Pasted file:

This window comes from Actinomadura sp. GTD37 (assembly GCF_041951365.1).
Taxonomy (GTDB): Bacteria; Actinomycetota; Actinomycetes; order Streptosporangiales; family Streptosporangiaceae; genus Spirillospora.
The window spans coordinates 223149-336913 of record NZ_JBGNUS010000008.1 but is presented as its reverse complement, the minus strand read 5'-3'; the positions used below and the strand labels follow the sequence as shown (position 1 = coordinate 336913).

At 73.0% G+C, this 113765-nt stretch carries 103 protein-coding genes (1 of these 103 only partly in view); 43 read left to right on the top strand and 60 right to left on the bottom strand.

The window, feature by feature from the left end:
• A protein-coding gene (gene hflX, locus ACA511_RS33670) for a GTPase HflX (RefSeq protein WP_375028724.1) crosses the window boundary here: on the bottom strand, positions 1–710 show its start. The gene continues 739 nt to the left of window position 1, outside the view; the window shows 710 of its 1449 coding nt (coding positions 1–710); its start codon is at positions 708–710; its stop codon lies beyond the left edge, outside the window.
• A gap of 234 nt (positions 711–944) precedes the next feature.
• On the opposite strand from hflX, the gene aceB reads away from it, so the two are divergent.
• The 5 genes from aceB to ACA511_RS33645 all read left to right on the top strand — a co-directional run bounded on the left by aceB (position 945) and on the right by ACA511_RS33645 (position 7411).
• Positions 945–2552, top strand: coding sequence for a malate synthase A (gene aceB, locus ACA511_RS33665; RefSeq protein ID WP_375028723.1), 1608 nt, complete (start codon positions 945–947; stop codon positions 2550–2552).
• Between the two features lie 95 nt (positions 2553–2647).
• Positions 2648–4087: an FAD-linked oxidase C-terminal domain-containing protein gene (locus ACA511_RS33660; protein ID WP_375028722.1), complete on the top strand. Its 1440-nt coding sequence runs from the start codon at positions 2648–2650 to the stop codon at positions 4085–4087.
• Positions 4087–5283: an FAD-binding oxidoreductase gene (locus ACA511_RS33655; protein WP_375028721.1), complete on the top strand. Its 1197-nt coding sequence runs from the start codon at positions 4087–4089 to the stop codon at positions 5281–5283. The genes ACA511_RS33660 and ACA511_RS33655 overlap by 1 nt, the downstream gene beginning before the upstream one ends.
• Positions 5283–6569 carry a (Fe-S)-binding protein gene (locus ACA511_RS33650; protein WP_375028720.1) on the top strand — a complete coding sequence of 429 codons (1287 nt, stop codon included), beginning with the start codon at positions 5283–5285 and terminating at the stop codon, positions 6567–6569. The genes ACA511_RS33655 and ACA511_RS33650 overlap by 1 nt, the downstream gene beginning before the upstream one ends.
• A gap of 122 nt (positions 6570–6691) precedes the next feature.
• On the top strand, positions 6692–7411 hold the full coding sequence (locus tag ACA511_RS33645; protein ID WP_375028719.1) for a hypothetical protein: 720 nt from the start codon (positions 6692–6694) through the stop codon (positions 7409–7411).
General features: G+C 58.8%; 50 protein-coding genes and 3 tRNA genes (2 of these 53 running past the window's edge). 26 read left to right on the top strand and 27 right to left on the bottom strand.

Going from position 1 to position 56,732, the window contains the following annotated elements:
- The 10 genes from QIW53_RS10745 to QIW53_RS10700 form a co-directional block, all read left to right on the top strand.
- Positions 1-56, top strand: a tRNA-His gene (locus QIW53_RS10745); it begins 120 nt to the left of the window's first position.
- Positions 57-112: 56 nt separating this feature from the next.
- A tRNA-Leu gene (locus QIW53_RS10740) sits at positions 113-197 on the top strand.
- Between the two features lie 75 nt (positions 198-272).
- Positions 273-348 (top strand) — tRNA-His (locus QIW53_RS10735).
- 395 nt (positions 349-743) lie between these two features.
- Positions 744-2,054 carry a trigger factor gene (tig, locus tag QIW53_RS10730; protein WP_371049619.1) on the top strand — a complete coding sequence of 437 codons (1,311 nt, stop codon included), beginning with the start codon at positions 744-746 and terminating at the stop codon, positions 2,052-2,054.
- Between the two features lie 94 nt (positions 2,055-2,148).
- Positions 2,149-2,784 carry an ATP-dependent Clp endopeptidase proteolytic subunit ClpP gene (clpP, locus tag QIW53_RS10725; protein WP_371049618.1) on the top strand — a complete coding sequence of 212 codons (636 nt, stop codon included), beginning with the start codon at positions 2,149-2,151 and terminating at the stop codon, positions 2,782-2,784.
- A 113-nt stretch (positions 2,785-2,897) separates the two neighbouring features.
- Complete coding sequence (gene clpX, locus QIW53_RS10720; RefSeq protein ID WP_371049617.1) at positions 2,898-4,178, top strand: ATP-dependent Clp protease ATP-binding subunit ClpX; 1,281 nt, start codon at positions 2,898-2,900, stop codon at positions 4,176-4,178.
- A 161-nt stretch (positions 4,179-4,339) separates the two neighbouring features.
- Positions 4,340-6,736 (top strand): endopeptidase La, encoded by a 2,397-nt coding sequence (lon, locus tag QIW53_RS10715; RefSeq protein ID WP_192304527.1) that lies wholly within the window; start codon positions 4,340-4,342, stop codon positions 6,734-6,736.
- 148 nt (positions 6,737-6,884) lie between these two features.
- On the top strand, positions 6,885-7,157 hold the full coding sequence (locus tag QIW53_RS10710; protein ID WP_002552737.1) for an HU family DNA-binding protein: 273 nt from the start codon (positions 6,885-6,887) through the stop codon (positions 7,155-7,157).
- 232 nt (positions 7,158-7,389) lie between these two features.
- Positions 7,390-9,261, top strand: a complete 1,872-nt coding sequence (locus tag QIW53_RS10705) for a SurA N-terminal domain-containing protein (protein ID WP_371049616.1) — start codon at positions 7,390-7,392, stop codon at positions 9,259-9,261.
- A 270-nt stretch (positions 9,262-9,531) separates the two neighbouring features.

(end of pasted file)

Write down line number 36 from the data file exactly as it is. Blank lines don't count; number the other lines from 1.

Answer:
- Positions 7,390-9,261, top strand: a complete 1,872-nt coding sequence (locus tag QIW53_RS10705) for a SurA N-terminal domain-containing protein (protein ID WP_371049616.1) — start codon at positions 7,390-7,392, stop codon at positions 9,259-9,261.